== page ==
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Carroll Baker, the blond starlet best known for her role in Baby Doll, ended her career in a number of Italian giallo thrillers including A Quiet Place to Kill, Paranoia, The Fourth Victim, and this giallo-tinged crime film from director Osvaldo Civirani. Baker plays a dual role as translator Julie Harrison and her twin sister Mary. The serpentine plot begins as Julie tells her lawyer Dave Barton (Stephen Boyd from Ben-Hur) that Mary's life is being threatened in London while Julie herself is being stalked by a mysterious stranger in Amsterdam. Dave's racecar-driving friend Tony Shane (George Hilton) saves her from both an attempted kidnapping and an attempted murder before putting her up with an old blind woman to hide. The blind woman is murdered that same night, and Luciano Pigozzi turns up as an insurance investigator who finds out that Mary has stolen a precious diamond from an Indian Maharaja, double-crossing her husband to do so. To reveal any more of the plot would rob the viewer of the jaw-dropping developments, but the film features an unbelievable prank played by Julie's knife-wielding co-worker in a gorilla mask, a speeded-up car chase reminiscent of Rat Pfink a Boo Boo, and a very odd denouement in an abandoned windmill. The cast is loaded with genre veterans like Lucretia Love, Carla Mancini, Franco Ressel, and Ivano Staccioli, and the familiar-sounding score is by the ubiquitous Stelvio Cipriani, making this a solid addition to any giallo library. Various versions run 89 and 87 minutes. ~ Robert Firsching, Rovi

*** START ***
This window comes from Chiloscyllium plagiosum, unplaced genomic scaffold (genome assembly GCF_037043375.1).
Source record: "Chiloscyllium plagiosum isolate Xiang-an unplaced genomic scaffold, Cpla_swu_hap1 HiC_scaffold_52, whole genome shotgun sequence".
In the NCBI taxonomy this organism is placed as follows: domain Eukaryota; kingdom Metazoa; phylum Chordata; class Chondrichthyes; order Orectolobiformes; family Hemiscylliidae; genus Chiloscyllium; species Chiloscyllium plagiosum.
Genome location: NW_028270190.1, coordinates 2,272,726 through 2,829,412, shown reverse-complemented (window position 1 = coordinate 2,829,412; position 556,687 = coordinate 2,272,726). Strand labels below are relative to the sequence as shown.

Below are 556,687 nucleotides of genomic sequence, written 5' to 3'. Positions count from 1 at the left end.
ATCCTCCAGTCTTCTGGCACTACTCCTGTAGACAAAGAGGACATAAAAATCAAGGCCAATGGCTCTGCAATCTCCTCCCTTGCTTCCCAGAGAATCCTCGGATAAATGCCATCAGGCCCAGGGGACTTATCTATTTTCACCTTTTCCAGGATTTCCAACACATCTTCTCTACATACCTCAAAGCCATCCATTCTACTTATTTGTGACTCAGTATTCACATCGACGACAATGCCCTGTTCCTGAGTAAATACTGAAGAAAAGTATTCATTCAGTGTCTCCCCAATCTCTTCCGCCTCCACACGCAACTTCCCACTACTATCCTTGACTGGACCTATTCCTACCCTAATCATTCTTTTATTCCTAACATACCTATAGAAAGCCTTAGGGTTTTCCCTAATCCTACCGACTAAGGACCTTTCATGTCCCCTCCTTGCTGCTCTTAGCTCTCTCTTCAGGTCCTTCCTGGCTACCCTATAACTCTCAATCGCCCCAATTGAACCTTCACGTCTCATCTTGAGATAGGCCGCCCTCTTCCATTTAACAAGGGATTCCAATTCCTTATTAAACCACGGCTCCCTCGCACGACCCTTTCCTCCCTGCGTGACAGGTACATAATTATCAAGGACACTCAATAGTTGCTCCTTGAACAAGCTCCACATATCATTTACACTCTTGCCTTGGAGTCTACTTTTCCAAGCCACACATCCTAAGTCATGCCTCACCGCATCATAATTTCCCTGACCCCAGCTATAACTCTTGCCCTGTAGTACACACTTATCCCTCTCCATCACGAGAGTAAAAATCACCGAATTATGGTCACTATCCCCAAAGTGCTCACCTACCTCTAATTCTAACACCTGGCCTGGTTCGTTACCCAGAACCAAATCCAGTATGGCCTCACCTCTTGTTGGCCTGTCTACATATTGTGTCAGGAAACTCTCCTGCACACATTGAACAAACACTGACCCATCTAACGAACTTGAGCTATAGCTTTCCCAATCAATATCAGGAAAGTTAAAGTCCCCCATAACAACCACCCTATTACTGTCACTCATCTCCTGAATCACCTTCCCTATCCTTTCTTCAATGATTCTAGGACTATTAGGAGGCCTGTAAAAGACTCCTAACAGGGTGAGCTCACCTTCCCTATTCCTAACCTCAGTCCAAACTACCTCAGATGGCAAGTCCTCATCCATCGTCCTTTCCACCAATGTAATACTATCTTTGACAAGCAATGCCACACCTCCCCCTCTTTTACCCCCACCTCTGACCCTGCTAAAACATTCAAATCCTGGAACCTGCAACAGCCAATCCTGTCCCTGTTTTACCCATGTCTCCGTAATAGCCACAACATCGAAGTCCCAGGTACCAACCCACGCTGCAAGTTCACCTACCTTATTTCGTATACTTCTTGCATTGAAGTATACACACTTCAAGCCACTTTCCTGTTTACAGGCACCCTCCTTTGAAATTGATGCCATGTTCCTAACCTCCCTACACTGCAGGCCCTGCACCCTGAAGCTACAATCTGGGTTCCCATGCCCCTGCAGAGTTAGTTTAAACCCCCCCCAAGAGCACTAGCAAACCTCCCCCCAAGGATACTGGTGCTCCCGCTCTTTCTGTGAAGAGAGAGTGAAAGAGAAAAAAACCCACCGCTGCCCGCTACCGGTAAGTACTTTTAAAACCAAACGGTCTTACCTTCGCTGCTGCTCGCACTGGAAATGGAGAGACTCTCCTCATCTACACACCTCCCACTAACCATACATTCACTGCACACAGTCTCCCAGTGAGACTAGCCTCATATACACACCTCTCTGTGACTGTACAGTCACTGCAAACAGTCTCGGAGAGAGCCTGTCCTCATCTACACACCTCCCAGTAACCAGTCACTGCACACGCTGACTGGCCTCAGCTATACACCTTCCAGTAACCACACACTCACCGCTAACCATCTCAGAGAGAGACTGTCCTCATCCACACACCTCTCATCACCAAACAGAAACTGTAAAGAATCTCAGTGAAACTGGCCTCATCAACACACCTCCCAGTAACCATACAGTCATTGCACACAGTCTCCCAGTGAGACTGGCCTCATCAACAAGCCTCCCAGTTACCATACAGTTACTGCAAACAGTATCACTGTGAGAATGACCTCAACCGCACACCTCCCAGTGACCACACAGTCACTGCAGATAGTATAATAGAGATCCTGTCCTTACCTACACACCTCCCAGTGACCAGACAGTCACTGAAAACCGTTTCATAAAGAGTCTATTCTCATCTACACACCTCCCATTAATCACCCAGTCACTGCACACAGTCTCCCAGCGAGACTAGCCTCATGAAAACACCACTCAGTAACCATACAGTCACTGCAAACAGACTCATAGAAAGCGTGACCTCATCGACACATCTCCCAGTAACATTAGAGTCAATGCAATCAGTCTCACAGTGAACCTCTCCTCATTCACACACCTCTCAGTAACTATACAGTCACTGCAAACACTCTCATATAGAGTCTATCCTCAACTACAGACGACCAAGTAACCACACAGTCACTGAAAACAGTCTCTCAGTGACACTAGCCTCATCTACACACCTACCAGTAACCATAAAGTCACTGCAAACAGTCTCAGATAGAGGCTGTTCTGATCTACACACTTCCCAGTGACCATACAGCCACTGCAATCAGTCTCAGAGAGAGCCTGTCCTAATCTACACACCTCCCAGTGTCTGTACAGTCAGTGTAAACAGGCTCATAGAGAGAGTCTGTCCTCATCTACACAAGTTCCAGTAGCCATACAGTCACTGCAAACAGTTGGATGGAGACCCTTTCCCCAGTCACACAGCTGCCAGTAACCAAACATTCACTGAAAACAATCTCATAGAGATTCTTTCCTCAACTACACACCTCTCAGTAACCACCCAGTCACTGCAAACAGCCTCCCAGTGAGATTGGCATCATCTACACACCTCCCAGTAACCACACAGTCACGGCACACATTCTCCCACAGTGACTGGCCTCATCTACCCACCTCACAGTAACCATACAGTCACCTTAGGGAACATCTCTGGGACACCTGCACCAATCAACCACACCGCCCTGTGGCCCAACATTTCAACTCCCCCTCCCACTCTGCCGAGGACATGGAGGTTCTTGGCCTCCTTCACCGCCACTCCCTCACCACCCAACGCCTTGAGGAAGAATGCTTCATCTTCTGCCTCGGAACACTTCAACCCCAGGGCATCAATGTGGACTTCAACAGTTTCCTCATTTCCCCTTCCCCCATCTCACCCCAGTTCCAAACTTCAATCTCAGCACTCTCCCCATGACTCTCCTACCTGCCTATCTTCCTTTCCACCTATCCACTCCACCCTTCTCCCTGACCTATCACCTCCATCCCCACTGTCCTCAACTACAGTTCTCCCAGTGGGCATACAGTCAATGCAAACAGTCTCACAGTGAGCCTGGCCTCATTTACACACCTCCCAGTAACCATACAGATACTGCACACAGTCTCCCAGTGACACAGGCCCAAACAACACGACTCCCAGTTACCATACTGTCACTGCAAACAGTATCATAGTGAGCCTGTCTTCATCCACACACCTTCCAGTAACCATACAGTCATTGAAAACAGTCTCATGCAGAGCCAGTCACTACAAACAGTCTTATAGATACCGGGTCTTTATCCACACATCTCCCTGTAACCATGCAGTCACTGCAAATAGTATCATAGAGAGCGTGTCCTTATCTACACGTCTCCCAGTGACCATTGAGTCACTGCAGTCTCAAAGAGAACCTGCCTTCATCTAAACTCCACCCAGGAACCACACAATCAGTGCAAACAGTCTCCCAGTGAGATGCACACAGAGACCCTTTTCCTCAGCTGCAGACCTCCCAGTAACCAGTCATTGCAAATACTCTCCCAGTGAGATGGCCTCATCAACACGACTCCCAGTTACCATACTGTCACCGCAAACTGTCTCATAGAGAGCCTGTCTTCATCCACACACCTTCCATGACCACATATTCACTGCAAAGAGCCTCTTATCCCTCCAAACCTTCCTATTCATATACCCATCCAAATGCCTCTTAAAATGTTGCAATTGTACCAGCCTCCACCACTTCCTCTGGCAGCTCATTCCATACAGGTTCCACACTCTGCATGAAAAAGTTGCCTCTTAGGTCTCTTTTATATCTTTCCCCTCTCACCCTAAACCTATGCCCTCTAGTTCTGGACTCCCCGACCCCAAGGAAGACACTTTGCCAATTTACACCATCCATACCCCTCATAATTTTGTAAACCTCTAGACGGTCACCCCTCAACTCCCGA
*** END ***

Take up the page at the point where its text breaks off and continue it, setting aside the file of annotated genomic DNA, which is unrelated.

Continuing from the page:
Critic Reviews for Il Diavolo a sette facce (The Devil Has Seven Faces)
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Audience Reviews for Il Diavolo a sette facce (The Devil Has Seven Faces)
It really isn't that long of a movie but it is so boring that it seems like the hour is actually longer than it is. It has been a long time since I saw it so I can't go into the details of the script but I do remember the acting being quite poor and the plot was almost non-exsistant.